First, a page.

‘The real and imminent threat posed by permafrost thawing must be communicated clearly and broadly to the general public and the policy community’
FRISCO — Policy makers should pay more attention to the potential to the potential for greenhouse gas emissions from melting permafrost, a team of researchers warned in a special bulletin, released as President Obama prepares to attend an international conference on the Arctic.
Arctic permafrost – ground that has been frozen for many thousands of years – is thawing, and the results could be disastrous and irreversible, potentially triggering a spiral of global warming far beyond any of the scenarios currently envisioned, a team of scientists with the Woods Hole Research Center wrote in a policy brief.“The release of greenhouse gases resulting from thawing Arctic permafrost could have catastrophic global consequences,” said Dr. Max Holmes, a Senior Scientist at the Woods Hole Research Center who has been advising State Department officials on the problem.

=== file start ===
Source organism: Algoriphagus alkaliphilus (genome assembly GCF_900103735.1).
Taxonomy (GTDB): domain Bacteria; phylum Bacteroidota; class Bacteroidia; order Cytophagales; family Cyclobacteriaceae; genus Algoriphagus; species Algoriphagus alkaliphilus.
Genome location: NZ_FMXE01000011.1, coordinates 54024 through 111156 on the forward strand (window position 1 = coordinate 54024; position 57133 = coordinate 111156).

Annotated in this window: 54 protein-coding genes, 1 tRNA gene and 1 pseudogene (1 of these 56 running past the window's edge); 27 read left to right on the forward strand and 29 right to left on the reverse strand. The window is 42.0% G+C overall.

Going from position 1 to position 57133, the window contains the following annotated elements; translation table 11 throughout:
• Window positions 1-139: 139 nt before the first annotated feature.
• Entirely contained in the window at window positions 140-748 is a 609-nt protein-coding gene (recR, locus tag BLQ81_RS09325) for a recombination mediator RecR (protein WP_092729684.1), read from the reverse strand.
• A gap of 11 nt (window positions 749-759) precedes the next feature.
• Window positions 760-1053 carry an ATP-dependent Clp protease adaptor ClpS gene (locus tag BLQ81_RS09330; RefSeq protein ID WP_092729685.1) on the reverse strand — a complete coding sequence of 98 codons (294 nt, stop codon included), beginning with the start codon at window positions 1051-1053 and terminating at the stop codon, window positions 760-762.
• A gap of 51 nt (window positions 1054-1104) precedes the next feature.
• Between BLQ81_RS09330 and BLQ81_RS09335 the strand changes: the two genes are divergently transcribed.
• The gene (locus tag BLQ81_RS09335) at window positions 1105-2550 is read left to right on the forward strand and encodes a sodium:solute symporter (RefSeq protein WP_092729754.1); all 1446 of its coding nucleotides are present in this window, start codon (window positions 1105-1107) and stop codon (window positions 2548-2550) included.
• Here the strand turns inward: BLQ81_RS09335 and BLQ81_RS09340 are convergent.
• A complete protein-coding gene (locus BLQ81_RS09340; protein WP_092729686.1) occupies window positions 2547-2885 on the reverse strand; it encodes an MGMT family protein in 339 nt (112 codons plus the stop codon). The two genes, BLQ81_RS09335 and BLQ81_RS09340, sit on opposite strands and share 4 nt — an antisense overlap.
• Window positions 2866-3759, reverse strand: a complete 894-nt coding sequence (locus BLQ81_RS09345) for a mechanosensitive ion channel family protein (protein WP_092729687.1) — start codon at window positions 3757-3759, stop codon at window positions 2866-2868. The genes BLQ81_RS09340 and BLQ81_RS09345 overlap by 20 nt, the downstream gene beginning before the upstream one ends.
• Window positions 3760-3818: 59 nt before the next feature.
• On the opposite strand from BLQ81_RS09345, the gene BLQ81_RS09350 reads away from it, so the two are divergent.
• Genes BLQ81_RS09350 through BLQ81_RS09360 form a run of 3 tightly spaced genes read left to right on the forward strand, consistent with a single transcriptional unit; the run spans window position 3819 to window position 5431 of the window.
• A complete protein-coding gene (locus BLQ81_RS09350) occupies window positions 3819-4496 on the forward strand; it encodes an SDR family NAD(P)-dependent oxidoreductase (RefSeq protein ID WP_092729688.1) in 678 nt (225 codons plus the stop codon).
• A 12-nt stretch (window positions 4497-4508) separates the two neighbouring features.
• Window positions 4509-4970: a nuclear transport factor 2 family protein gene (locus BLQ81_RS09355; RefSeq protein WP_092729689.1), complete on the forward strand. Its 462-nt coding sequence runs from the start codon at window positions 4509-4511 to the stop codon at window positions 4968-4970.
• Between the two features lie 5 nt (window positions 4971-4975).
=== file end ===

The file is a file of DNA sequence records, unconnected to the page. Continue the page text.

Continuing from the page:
Thawing permafrost releases heat-trapping carbon dioxide and methane into the atmosphere, which accelerates climate change. “This potentially unstoppable and self-reinforcing cycle could lead to a “calamitous tipping point,” scientists said.
Scientists have also measured rapidly melting permafrost in Antarctica, and there have been efforts to quantify the emissions that could be triggered globally by melting permafrost. But many scientists think that those emissions have been underestimated by most global climate models.
“The United States must lead a large-scale effort to find the tipping point – at what level of warming will the cycle of warming and permafrost thawing become impossible to stop,” said Dr. Holmes. “The real and imminent threat posed by permafrost thawing must be communicated clearly and broadly to the general public and the policy community.”
Reducing global greenhouse gas emissions is the main thing, but the WHRC scientists have also advised the U.S. State Department that controlling black carbon-based sooty particles that darken snow and speed Arctic warming could be an important short-term tool to limit permafrost melting.
“Despite the importance and urgency of this problem, until now it has received little attention from policymakers,” said WHRC scientist Dr. Sue Natali.
A study published earlier this year by Dr. Natali and WHRC scientists estimated that greenhouse gases released from thawing permafrost could make it much more difficult to meet the widely held goal of limiting global warming to 2 degrees Celsius.
The key science points, implications and recommendations can be found in the WHRC Policy Brief, “Permafrost and Global Climate Change.”